An apprenticeship involves thousands and thousands of hours of drawing. Really it’s understanding art and how it translates to the human body, and that’s the very difficult part. It’s like someone who is an amazing oil painter doing graffiti. A lot of the time is spent teaching them how to translate art in to tattoo art.
Once you go through the art aspect of it, then you start to tattoo. The first person you tattoo is yourself. You do a foot, a hand, then you move to your friends and family, people that can handle you at your worst.
Then after we think you’re good enough, you start doing customers. And after, if your mentor thinks you’re ready, you become a full blown artist.”
That sounds like a lot of hard work and discipline (thinks of my dedication to surf the web two hours before a paper is due), it shows how passionate you have to be about your work.
“What’s neat about this place is most of these guys have been with me for 2 to 5 years. And they all sync really well, and they sort of drive each other. Somebody will do like a really cool tattoo and it will play off, and then another artist will sort of build off of that and do something even cooler, and they sort of push each other, constantly, to create more interesting, more beautiful, more vibrant tattoos.”
It’s great to see artists passionate about their work. Anything to say to people wanting a tattoo?
“This is something that is important, there are so many young people that come out of Englewood, Aurora, Highlands Ranch, who you know this is their first time away from home, right, and they start hanging out with some cool people. And they’re downtown, and they see all these great tattoos, and they are like ‘I want to get a tattoo.’ So, they come in here and they want to get a wrist, or a forearm, or a huge shoulder cap. I’ve tried to tell them from personal experience, ‘Look, when I was your age, I thought I was going to be a mechanical engineer and look at me now.’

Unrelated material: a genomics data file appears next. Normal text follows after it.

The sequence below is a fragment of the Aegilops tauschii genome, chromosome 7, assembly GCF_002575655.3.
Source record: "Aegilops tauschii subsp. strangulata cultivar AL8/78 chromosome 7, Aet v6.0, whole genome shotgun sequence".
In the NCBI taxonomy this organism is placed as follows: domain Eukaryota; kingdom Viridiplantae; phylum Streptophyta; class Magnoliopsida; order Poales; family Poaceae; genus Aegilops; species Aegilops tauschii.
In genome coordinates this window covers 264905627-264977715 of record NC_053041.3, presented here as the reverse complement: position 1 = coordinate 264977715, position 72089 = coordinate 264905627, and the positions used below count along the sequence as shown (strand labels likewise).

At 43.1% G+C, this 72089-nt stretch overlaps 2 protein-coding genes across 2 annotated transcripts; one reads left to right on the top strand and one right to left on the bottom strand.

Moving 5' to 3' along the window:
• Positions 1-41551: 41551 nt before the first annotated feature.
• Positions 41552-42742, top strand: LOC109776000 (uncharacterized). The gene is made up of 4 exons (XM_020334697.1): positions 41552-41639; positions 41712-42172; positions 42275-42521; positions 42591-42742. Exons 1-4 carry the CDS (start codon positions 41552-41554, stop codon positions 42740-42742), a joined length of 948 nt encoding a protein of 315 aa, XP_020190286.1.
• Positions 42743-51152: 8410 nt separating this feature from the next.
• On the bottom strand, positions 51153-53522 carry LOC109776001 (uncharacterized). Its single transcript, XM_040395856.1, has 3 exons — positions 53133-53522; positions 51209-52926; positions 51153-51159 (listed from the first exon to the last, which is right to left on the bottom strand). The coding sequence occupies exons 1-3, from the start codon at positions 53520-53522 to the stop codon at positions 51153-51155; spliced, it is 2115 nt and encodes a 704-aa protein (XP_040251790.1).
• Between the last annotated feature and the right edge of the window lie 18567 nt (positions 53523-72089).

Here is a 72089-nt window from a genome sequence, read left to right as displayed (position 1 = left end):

Life takes you in a lot of directions, and before you get visibly tattooed, remember, you might end up in Nebraska where people think you just landed in a spaceship. Because tattoos, they affect everything. They affect who comes in your life and who leaves your life. If you’re fine with something visibly staying with you forever, then go ahead and get that large visible tattoo.
I love tattoos because it gives people a chance of expressing themselves. Your tattoo says something about you. I hope that our tattoos don’t negatively affect the future, but unfortunately, sometimes it does … It’s just knowing where you’re headed in life.”
Dolan was a great person to talk to. After having a lengthy conversation too long to be transcribed into these pages, I left with more insight into the world of tattoos then I did when I came in. Seeing the passion and perspective through which he viewed tattoos, as something more than ink on skin, reveals the thought that tattoo artists put in when they decide to give locals and students a picture that will last forever.
“It is a painting that you carry with you all the time, it’s a beautiful picture that can remind you of a moment or a stand in your life,” Dolan said. “College is all about change and experience. It’s all about new place, new friends and new scenery, and this is kind of a part of it. And it’s cool that people will include us in it.”